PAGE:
What’s Changing in Your Super After The 1st of July?

June,28,2021

A handful of changes to superannuation are coming our way this year, and they’re very exciting. These changes are due as of 1 July 2021 and apply to both institutional funds as well as SMSFs. The changes are part of an ongoing reform process with much more due to come in 2022.

The key changes that should be taking effect soon include:

1. Super guarantee increased to 10%

The Super Guarantee will increase from 9.5% to 10%. Super guarantee is the minimum amount an employer must contribute to an employee’s super account. This is calculated as a percentage of the employee’s wage.

Super guarantee has been frozen at 9.5% since 2014, and an increase is long overdue. It was theorised that increasing the guarantee would negatively impact wage growth, thereby adversely affecting living standards in working life. The theory was that there were alternative ways to improve retirement outcomes.

However, wages have not improved much in recent years despite super guarantees being kept at 9.5% for longer than originally legislated. Accordingly, in an attempt to improve life after retirement, the government has legislated the increase to 10% due to take effect from the first of July 2021.

2. Transfer cap indexed between $1.6 and $1.7 million

The transfer balance cap, the amount a person can transfer from accumulation phase to a retirement phase pension, will be increased to $1.7 million for people starting a new pension or those with a transfer balance account less than $1.6 million since 1 July 2017.

Additionally, the contribution cap will be increased:

- Concessional contributions are increased $25,000 to $27,500 per year, and taxed at 15%

- Non-concessional contributions are increased from $100,000 to $110,000

- The “bring forward arrangement” will also be increased from $300,000 to $330,000

These changes may be subject to certain measures and obtaining advice from your financial adviser is recommended before any action is taken.

3. Total super balance increased to $1.7 million

The ability to make non-concessional contributions is subject to a total super balance cap. This cap will be increased to $1.7 million as of the first of July.

Note that age limitations may apply.

4. Your super will follow you to your new job

“Stapling” is a new measure meant to help limit the creation of multiple accounts for the same employee due to changing jobs. Now, your existing super account will be “stapled” to you, allowing your new employers to access this information from the ATO.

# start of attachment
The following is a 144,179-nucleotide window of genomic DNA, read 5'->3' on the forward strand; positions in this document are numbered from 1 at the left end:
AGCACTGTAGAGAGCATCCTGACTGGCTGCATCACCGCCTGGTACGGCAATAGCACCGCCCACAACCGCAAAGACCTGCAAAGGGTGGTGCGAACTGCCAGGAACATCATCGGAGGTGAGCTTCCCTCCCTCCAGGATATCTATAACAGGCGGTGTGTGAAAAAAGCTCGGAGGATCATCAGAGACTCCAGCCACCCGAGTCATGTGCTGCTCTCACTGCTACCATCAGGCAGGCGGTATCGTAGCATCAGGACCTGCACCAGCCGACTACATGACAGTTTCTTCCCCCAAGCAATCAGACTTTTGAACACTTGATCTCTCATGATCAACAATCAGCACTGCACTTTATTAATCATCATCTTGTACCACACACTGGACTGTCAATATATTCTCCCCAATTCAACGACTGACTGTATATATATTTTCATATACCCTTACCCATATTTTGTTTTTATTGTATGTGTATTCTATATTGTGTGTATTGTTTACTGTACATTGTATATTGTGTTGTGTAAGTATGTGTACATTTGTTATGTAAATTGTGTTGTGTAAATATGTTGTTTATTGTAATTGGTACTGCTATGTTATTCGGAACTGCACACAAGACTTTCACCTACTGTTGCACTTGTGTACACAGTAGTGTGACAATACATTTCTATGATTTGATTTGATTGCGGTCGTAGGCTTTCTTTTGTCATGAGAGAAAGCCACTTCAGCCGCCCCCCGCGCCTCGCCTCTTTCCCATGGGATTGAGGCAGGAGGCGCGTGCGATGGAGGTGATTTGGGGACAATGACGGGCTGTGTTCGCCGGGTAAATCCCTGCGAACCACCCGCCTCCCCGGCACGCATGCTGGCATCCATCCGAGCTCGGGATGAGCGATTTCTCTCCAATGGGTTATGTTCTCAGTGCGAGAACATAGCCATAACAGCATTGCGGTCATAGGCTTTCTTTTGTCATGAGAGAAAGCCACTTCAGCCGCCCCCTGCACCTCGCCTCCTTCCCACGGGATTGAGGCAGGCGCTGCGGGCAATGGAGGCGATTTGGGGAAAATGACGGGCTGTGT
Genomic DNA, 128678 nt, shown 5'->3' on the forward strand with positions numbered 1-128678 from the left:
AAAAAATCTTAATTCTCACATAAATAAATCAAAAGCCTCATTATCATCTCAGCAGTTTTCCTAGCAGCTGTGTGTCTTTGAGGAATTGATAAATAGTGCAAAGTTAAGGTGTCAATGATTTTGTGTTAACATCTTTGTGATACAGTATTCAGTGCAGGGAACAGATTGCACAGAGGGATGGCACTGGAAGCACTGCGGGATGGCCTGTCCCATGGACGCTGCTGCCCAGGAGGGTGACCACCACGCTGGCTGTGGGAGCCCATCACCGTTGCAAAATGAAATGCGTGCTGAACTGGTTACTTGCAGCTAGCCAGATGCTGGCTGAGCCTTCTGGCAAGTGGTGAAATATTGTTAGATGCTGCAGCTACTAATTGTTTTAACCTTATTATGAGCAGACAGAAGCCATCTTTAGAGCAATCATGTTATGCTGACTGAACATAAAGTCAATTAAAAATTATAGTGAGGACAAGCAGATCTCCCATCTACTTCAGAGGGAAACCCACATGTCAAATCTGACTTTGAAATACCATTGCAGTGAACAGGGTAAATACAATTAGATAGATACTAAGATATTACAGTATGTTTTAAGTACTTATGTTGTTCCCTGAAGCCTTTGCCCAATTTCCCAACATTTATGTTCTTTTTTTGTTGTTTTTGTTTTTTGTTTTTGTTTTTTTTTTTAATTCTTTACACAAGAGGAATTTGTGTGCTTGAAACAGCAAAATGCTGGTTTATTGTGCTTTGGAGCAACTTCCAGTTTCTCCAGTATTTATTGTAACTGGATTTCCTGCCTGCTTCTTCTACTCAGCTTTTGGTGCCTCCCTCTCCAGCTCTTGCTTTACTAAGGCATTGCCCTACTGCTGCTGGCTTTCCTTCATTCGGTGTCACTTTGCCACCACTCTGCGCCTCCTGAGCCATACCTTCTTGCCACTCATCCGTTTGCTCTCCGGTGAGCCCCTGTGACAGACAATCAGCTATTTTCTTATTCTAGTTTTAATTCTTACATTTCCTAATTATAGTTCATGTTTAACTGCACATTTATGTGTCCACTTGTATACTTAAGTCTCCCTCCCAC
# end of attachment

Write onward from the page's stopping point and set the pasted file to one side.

Accordingly, you now have the option to nominate your preferred fund when you start a new job, and the employer will pay your super contributions to this account.

Failing to do so, your employer will be able to log to an online ATO service and enter your details to obtain information on which super fund your account is linked to. The employer will pay contributions to this account.

“Stapling” is a new measure meant to help limit the creation of multiple accounts for the same employee due to changing jobs. Now, your existing super account will be “stapled” to you, allowing your new employers to access this information from the ATO.

Accordingly, you now have the option to nominate your preferred fund when you start a new job, and the employer will pay your super contributions to this account.

Failing to do so, your employer will be able to log to an online ATO service and enter your details to obtain information on which super fund your account is linked to. The employer will pay contributions to this account.

In the absence of an existing account and having failed to nominate your preferred fund, your employer will be able to pay your super to their default fund.

5. Launch of the YourSuper comparison tool

In an effort to help you choose the best fund for you, the ATO is introducing a new fund comparison tool. YourSuper will be introduced by 1 July 2021 and will include a table functionality that allows you to rank products by fees and investment returns. It will also show you all your current super accounts and give you the option to consolidate them to minimise the fees you are paying.

6. Underperforming super fund admins will be banned from taking new members

One of the most welcome changes this year, superannuation funds will be forced to undergo an annual performance test by the Australian Prudential Regulation Authority. If a fund fails this test and is deemed underperforming, it will need to inform its members within 3 months and provide information on the YourSuper comparison tool.

Funds that fail two consecutive tests will not be allowed to take on new members until their performance improves.

This increased transparency is believed to incentivise members of underperforming funds to switch to better funds and thereby boost their retirement savings. Switching to a better performing fund could increase retirement savings by 60 to 90 thousand dollars depending on your age when the switch is done.

Changes announced in the May 2021 Federal Budget are meant to bring a positive impact to those in part-time and casual employment, particularly women. The key changes include:

- Removal of $450 monthly income threshold for super contributions

- Increase of the withdrawal limit for the First Home Super Saver Scheme to $50,000

- Those aged between 67 and 74 will no longer need to pass the work test to make contributions

- Transfer of unclaimed superannuation money to KiwiSaver accounts

- Downsizer contribution age limit dropped to 60

- Visibility of super assets in divorce settlements

And much more.

If you’re unsure whether you’re getting the most out of your super and how these changes will affect you, get in contact with our expert advisers now.

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